Looking at TOYS Through a Therapist’s Eyes!
by Cara Koscinki MOT, OTR/L
Children of all ages learn skills through engaging in play. After all, when children are not asleep they are learning about their environment through various play activities during their day. They enjoy diving hands first into play experiences! Completing the tasks of building blocks, working a puzzle, and drawing pictures will yield skills that the child will use throughout his lifetime. Occupational therapists are fortunate enough to be a critical part of the treatment team for children with special needs. We have developed a specialty called “activity analysis.” This means we work by looking at how an activity is broken down into smaller steps. Therapists who work with children have become experts in looking at different games and toys to determine which skills a child needs to complete them. When the therapist finds a weakness in a particular skill, we can “prescribe” different games or toys to help improve the skill. It is a fun job to have, indeed!
Children are wired to use their senses to develop skills during play. A toy that gives the child something interesting that involves more than one sense will automatically be more enjoyable to him. More pathways to brain development are opened and used. Here is a list of things therapists look at when evaluating a toy:
Out of the POCKET Ideas!
• What does the toy feel like? What is the texture-soft, smooth, rough, hard?
• Does the toy have a scent to it? For example, certain dolls smell like fruits.
• Is the toy colorful? Are the colors bright and bold or pastel and dull?
• Does the child need both hands to manipulate the toy?
• Does the child need to read or recognize letters and numbers to enjoy the toy?
• Is there a lot of figure-ground information? Examples of toys where the ability to
determine what is in the front or background would be mazes, Eye Spy, Puzzles.
• Does the toy make noise?
• Is it a “social” toy? Like a doll house or card games.
• Does the toy require long periods of attention? Board Games
• Does the toy move, vibrate, or shake?
The list above contains a few areas we look at when examining a particular toy. Here’s an example of an analysis of a toy: A child receives a game of Hi Ho Cheery-O. He needs to be able to sit on floor or table for at least 10 minutes to play the game (control of his body) (attention); must be able to refrain from placing the small cherry manipulative into his mouth (impulse control) (age-appropriate mouthing), be able to count (number/cognitive (thinking) skills); be willing to interact with another player (social skills); be able to pick up and place the small cherries into the bucket (fine motor/coordination); be able to place the cherries into the correct colored bucket (color recognition); and be willing to accept that he may win or lose the game. Everyone knows that there are ages listed on most games, but they don’t think much about what skills are necessary and at what age those skills develop.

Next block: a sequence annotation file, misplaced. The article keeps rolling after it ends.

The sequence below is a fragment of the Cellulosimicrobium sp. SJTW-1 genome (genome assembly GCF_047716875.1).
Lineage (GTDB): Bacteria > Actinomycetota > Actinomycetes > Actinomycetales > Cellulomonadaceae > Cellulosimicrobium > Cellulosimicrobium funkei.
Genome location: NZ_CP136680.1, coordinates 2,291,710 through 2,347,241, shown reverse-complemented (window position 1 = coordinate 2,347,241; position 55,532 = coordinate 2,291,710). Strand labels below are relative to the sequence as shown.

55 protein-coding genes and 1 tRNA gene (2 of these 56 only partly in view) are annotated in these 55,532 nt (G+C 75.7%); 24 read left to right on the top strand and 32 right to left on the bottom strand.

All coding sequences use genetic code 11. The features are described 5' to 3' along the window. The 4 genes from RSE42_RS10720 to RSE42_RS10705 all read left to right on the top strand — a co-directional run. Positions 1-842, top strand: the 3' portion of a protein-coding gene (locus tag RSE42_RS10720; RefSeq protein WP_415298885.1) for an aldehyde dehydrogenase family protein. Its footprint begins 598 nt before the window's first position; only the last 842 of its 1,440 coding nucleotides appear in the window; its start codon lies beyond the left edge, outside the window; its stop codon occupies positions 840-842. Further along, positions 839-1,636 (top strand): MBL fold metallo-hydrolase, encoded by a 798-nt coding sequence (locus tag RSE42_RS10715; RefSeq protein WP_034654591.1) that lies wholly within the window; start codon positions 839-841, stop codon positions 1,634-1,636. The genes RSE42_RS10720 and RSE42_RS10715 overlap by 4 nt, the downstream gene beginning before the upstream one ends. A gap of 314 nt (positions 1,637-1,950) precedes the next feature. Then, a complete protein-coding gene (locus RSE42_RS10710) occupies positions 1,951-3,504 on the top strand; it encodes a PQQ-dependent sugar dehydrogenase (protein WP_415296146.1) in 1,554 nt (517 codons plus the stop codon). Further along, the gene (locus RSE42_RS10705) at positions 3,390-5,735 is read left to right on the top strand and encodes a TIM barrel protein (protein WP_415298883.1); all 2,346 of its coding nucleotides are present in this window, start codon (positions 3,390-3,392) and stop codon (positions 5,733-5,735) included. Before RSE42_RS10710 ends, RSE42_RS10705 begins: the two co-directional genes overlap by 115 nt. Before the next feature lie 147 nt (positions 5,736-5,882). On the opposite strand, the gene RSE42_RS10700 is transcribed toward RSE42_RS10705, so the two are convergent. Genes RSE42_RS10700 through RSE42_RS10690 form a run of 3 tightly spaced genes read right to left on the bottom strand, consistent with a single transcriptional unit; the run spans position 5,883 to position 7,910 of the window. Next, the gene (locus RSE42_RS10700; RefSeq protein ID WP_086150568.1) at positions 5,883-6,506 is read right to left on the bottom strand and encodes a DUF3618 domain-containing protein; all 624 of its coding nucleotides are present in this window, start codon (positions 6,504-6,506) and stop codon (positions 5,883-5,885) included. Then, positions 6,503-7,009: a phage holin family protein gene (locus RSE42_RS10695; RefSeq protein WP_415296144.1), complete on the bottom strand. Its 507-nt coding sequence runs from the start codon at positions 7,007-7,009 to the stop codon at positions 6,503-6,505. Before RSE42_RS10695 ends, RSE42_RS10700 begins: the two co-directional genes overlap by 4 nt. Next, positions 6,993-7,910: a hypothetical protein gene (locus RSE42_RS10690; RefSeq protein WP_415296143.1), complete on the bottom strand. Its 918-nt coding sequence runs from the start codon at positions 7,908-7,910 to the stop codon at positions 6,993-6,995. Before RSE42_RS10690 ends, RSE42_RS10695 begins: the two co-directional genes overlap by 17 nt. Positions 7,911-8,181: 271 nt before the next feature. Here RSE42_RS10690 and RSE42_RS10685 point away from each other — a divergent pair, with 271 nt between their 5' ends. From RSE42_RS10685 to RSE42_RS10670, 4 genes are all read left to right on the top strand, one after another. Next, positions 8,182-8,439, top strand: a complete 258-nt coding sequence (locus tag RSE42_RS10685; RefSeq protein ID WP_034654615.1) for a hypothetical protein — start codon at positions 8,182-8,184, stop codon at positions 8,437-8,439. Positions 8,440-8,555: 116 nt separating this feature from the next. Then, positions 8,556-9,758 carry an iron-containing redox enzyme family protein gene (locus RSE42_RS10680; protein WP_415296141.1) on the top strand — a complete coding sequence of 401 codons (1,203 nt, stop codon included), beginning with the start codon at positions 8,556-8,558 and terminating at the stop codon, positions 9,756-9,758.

Remember to think about your child’s developmental age and not her ACTUAL age. For example, she may be 7 but her speech, fine motor skills, and thinking may be delayed by two years. Toys should be purchased for an 5 year old, then and not a 7 year old. Make sure that the toy is not too easy for her or she will become bored with it. I would encourage you to review the tips above and take your child on a fun visit to the toy store to see what interests her. Teacher supply stores are also full of ecuational treasures. Therapy catalogues and on-line stores such asFunandFunction offer wonderful toys in a way that’s easily searched and at reasonable prices.
It’s important for our children to be successful with a toy to build their confidence for learning newer, more difficult skills!
About the Author: CCara Koscinski received her Master’s degree in Occupational Therapy in 1997. She is the author of The Pocket Occupational Therapist- a book for caregivers of children with special needs. Cara is also a homeschooling mother to two children with autism and SPD. She was one of the founders of Aspire Pediatric Therapy, LLC. Cara currently owns Route2Greatness, which creates, produces, and distributes CDs for children with auditory sensitivity. The CDs that Cara has created, Sound-Eaze and School-Eaze, are featured in several catalogues for children with special needs. She speaks across the US about autism related topics. Visit her site at www.PocketOT.com
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